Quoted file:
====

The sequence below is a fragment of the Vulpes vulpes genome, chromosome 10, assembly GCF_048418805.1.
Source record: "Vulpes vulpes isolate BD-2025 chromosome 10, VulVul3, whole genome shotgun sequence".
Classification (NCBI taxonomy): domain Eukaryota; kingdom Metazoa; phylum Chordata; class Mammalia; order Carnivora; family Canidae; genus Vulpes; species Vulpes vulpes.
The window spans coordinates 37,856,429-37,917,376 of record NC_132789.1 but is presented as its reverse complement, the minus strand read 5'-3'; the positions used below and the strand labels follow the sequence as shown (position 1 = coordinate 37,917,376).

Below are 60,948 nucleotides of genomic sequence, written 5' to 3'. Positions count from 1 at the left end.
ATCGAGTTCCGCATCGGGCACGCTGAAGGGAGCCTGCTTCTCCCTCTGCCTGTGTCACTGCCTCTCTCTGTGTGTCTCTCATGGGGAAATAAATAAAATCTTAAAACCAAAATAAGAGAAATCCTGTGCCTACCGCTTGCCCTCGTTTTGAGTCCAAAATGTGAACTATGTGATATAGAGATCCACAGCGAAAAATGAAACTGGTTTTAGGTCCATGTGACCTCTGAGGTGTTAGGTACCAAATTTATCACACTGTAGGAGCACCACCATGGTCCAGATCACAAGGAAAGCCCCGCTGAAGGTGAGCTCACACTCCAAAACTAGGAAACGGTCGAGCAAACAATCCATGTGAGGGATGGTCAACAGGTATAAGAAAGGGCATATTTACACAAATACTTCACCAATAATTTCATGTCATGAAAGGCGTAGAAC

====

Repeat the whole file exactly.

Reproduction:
The sequence below is a fragment of the Vulpes vulpes genome, chromosome 10, assembly GCF_048418805.1.
Source record: "Vulpes vulpes isolate BD-2025 chromosome 10, VulVul3, whole genome shotgun sequence".
Classification (NCBI taxonomy): domain Eukaryota; kingdom Metazoa; phylum Chordata; class Mammalia; order Carnivora; family Canidae; genus Vulpes; species Vulpes vulpes.
The window spans coordinates 37,856,429-37,917,376 of record NC_132789.1 but is presented as its reverse complement, the minus strand read 5'-3'; the positions used below and the strand labels follow the sequence as shown (position 1 = coordinate 37,917,376).

Below are 60,948 nucleotides of genomic sequence, written 5' to 3'. Positions count from 1 at the left end.
ATCGAGTTCCGCATCGGGCACGCTGAAGGGAGCCTGCTTCTCCCTCTGCCTGTGTCACTGCCTCTCTCTGTGTGTCTCTCATGGGGAAATAAATAAAATCTTAAAACCAAAATAAGAGAAATCCTGTGCCTACCGCTTGCCCTCGTTTTGAGTCCAAAATGTGAACTATGTGATATAGAGATCCACAGCGAAAAATGAAACTGGTTTTAGGTCCATGTGACCTCTGAGGTGTTAGGTACCAAATTTATCACACTGTAGGAGCACCACCATGGTCCAGATCACAAGGAAAGCCCCGCTGAAGGTGAGCTCACACTCCAAAACTAGGAAACGGTCGAGCAAACAATCCATGTGAGGGATGGTCAACAGGTATAAGAAAGGGCATATTTACACAAATACTTCACCAATAATTTCATGTCATGAAAGGCGTAGAAC